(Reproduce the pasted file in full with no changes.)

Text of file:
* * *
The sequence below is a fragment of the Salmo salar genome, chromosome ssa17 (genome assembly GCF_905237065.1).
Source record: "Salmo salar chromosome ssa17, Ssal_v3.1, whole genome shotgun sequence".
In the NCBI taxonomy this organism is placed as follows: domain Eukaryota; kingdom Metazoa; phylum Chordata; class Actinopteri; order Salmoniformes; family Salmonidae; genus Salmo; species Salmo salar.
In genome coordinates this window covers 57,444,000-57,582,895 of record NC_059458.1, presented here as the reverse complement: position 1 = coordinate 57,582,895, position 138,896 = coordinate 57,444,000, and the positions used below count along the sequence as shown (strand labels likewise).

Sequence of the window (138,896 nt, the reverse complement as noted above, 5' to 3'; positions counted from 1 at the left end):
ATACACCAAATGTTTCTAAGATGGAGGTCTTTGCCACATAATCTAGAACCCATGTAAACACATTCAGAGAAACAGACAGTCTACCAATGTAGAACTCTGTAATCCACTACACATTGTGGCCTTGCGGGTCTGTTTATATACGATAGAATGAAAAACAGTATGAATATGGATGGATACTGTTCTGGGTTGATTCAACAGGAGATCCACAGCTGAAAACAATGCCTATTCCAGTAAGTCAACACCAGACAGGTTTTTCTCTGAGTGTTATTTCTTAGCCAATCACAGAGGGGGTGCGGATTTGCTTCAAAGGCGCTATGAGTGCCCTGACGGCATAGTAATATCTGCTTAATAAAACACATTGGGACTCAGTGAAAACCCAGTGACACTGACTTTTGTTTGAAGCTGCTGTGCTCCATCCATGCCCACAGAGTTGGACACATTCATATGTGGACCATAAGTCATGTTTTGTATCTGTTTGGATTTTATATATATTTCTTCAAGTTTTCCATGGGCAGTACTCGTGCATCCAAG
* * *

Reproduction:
The sequence below is a fragment of the Salmo salar genome, chromosome ssa17 (genome assembly GCF_905237065.1).
Source record: "Salmo salar chromosome ssa17, Ssal_v3.1, whole genome shotgun sequence".
In the NCBI taxonomy this organism is placed as follows: domain Eukaryota; kingdom Metazoa; phylum Chordata; class Actinopteri; order Salmoniformes; family Salmonidae; genus Salmo; species Salmo salar.
In genome coordinates this window covers 57,444,000-57,582,895 of record NC_059458.1, presented here as the reverse complement: position 1 = coordinate 57,582,895, position 138,896 = coordinate 57,444,000, and the positions used below count along the sequence as shown (strand labels likewise).

Sequence of the window (138,896 nt, the reverse complement as noted above, 5' to 3'; positions counted from 1 at the left end):
ATACACCAAATGTTTCTAAGATGGAGGTCTTTGCCACATAATCTAGAACCCATGTAAACACATTCAGAGAAACAGACAGTCTACCAATGTAGAACTCTGTAATCCACTACACATTGTGGCCTTGCGGGTCTGTTTATATACGATAGAATGAAAAACAGTATGAATATGGATGGATACTGTTCTGGGTTGATTCAACAGGAGATCCACAGCTGAAAACAATGCCTATTCCAGTAAGTCAACACCAGACAGGTTTTTCTCTGAGTGTTATTTCTTAGCCAATCACAGAGGGGGTGCGGATTTGCTTCAAAGGCGCTATGAGTGCCCTGACGGCATAGTAATATCTGCTTAATAAAACACATTGGGACTCAGTGAAAACCCAGTGACACTGACTTTTGTTTGAAGCTGCTGTGCTCCATCCATGCCCACAGAGTTGGACACATTCATATGTGGACCATAAGTCATGTTTTGTATCTGTTTGGATTTTATATATATTTCTTCAAGTTTTCCATGGGCAGTACTCGTGCATCCAAG